Vein ID? Creepy Apple patent indicates that new versions of Face ID might map iPhone and iPad users’ facial veins to fool masked hackers
A very creepy-looking patent filed by Apple indicates that Cupertino may be working to implement vein mapping in upcoming versions of its Face ID biometric authentication tech. Vein mapping will the patterns of iPhone users’ veins beneath their skin. Patterns of venation are unique to people, just like their fingerprints. However, because veins are beneath the skin, vein mapping will help plug one of the few loopholes affecting Face ID security: highly sophisticated masks.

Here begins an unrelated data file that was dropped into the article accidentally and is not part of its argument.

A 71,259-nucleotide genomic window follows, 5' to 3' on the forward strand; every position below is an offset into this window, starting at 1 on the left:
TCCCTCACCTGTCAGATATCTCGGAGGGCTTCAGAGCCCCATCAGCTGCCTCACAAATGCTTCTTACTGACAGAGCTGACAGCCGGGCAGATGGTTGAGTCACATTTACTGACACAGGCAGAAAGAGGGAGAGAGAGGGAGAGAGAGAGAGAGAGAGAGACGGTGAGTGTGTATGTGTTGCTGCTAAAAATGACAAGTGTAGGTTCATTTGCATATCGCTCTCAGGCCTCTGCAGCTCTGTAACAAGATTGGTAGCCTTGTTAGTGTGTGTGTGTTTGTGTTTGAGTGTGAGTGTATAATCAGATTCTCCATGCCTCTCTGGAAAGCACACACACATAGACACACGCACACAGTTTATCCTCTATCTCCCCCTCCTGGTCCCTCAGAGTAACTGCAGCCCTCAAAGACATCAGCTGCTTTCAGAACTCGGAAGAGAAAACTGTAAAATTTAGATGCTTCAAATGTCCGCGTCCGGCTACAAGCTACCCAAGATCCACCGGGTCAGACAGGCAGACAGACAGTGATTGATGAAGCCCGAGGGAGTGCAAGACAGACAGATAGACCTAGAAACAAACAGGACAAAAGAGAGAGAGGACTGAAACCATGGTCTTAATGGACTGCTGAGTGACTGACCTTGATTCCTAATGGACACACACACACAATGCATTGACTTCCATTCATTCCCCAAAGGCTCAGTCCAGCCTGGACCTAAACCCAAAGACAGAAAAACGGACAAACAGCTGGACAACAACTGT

3D vein mapping will be made possible by sub-epidermal imagery thanks to Face ID’s integrated infrared sensors. However, rather than mapping a user’s face like Face ID currently does, the new tech will of course map their vein pattern.
While Face ID has a very low false positive rate of approximately one in a million, this will be a step towards alleviating user worries about its security. On the other hand, in an environment where tech companies’ security practices are under increased scrutiny, it raises questions about the amount of biometric information users are willing to give to corporations.